Other articles by the same author
Other articles by this author
Reed's Detroit series on the north wall at DeVos Place
The philosopher William James once wrote that it is important to ask not what reality is, but “under what circumstances do we think things are real?” That question came to mind when viewing Ludington artist Ryan Spencer Reed’s photographic suite “Detroit Forsaken.” The piece, which consists of a series of photographs of Detroit ruins, is haunting and well executed. But it is also problematic — not for what aspects of reality are present but for what is conspicuously absent.
I walked into DeVos Place on my quest to see all of the pieces in the top 10 when I stumbled upon Reed’s piece. As a longtime Detroitophile, the images of crumbling façades and eerily empty spaces were familiar. Photographing Detroit’s urban decay has long been a popular sport for a certain cadre of urban spelunkers. Digital artist Lowell Boileau’s “Fabulous Ruins of Detroit” website, launched in 1996, was an early and successful use of the web to create an interactive work of conceptual art. But along with images of nature’s reclamation of empty structures, Boileau created an active online community that engages in the painful dialogue between disparate members of the Detroit diaspora — those who still live there, and those whose Detroit exists only in fond memories of Hudson’s and rides on the Bob-Lo boat.
But unlike Boileau’s work, Reed’s photographs suffer from a lack of humanity. “Nearly devoid of the human form, these images capture the aftermath of unsustainable business practices,” he wrote in his artist statement. In a conversation, Reed told me that his work critiques America’s “misspent youth,” which he described as the rampant and unsustainable consumerism and lack of leadership and vision in the post WWII world. But by focusing on the economic and industrial angle, Reed neglects both the human toll and the human aspirations of Detroiters (that’s not a critique that can be leveled at the artist’s work in Darfur, by the way. Those images are filled with compassion and empathy).
The real consequence of the lack of humanity in Reed’s Detroit work, though, played out in the discourse of the people walking by. Standing there and listening in, one heard wistful memories and disgust over the demise of the Detroit of yesteryear, but little concern about the 875,000 people who are still there. The work seemed to fetishize artifacts from the past like the Michigan Central Depot or Tiger Stadium while ignoring the flesh-and-blood Detroiters who believe in the city’s motto of "Speramus Meliora; Resurget Cineribus" (“We hope for better things, it will rise from the ashes”).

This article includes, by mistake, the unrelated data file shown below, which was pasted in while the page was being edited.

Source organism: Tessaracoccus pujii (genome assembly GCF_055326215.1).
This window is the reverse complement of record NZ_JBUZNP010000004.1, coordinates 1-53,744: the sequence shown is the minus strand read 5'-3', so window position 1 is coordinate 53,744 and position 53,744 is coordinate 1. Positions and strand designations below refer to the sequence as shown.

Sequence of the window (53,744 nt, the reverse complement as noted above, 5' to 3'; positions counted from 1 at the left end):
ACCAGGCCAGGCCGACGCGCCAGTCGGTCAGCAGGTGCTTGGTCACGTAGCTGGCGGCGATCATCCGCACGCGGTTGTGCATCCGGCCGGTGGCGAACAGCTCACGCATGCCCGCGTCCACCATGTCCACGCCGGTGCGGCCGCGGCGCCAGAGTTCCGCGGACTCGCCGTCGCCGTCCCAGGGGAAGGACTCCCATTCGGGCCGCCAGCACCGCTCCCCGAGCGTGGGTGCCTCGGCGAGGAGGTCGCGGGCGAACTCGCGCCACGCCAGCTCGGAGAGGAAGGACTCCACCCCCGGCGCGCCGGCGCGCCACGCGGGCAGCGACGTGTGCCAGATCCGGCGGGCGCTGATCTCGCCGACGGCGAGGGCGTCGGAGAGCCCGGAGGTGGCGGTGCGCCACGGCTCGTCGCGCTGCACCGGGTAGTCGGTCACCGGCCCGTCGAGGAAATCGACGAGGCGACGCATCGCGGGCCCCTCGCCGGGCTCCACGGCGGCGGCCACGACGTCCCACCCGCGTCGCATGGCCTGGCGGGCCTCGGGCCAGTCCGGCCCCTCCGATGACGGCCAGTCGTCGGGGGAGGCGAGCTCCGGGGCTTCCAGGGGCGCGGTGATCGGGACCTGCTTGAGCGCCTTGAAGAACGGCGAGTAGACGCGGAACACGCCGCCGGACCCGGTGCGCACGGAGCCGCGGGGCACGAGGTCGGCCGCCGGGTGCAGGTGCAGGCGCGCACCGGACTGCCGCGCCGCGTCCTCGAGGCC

Reed said several times that his intention was not to kick a city while it’s down, and there’s no reason to question that intention. However, it is completely reasonable to question whether the effect of the work does just that. The depopulation of Detroit and the abandoned buildings that phenomenon brought with it is real, but it is not the only story that there is to tell. However, it is the tired old story that Reed chose to retell.
Does an artist have a responsibility for the discourse his or her art inspires? I would suggest that when an artist creates a work as political as Reed’s, the answer is yes. Yet, unfortunately, that is a responsibility the artist shrugs off.
I'm not naive here -- Detroit has challenges, and some of Reed's critiques may have value. But in the 1970s, Emily T. Gail launched a campaign to encourage people to "Say Nice Things About Detroit." That doesn't seem like such a bad idea here.
Brian J. Bowe is a visiting assistant professor of journalism in Grand Valley State University's School of Communications. He is also a doctoral student in Michigan State University's Media and Information Studies program. Bowe has published several books, including biographies of Judas Priest, The Ramones and The Clash. He has also written liner notes for releases by Iggy & the Stooges and Was (Not Was).